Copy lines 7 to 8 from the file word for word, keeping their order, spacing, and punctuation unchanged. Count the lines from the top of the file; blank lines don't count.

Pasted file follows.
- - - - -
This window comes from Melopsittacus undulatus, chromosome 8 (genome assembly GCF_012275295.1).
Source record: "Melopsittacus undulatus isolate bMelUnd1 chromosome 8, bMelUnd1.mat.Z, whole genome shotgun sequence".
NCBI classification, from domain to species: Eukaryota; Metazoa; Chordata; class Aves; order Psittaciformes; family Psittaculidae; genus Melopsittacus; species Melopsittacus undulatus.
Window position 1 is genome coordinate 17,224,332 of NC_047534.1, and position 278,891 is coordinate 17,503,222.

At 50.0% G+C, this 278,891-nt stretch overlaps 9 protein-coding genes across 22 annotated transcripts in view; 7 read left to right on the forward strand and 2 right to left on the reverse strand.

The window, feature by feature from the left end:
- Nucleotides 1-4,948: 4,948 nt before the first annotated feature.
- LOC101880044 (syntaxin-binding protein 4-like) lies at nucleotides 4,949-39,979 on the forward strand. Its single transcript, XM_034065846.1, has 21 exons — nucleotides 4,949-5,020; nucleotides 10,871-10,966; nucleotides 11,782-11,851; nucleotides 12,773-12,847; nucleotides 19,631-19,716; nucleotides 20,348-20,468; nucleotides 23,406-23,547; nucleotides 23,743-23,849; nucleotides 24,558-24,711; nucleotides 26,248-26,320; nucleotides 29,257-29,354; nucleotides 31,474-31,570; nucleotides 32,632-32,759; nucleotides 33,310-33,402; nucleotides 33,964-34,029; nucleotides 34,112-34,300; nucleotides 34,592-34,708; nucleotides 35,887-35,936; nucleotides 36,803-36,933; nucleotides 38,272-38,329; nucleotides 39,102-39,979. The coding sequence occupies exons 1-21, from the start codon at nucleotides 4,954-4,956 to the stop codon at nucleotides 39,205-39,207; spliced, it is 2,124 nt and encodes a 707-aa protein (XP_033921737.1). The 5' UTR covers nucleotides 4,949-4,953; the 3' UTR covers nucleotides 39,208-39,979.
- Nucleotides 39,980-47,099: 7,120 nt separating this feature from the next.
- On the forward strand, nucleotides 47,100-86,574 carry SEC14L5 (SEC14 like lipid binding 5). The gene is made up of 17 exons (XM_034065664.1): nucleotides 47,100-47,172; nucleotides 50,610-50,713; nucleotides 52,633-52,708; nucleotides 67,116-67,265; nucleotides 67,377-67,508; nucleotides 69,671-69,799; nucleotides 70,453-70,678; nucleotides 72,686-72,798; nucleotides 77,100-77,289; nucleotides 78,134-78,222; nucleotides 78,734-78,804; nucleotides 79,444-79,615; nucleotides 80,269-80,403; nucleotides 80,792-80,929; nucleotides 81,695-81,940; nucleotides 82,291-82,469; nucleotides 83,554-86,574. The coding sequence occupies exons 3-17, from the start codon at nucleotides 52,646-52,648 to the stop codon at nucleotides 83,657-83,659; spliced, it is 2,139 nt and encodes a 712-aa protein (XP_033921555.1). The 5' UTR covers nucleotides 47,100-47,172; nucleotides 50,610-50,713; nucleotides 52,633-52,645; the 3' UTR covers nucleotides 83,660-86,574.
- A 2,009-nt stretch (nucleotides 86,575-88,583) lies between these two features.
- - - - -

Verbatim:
- Nucleotides 1-4,948: 4,948 nt before the first annotated feature.
- LOC101880044 (syntaxin-binding protein 4-like) lies at nucleotides 4,949-39,979 on the forward strand. Its single transcript, XM_034065846.1, has 21 exons — nucleotides 4,949-5,020; nucleotides 10,871-10,966; nucleotides 11,782-11,851; nucleotides 12,773-12,847; nucleotides 19,631-19,716; nucleotides 20,348-20,468; nucleotides 23,406-23,547; nucleotides 23,743-23,849; nucleotides 24,558-24,711; nucleotides 26,248-26,320; nucleotides 29,257-29,354; nucleotides 31,474-31,570; nucleotides 32,632-32,759; nucleotides 33,310-33,402; nucleotides 33,964-34,029; nucleotides 34,112-34,300; nucleotides 34,592-34,708; nucleotides 35,887-35,936; nucleotides 36,803-36,933; nucleotides 38,272-38,329; nucleotides 39,102-39,979. The coding sequence occupies exons 1-21, from the start codon at nucleotides 4,954-4,956 to the stop codon at nucleotides 39,205-39,207; spliced, it is 2,124 nt and encodes a 707-aa protein (XP_033921737.1). The 5' UTR covers nucleotides 4,949-4,953; the 3' UTR covers nucleotides 39,208-39,979.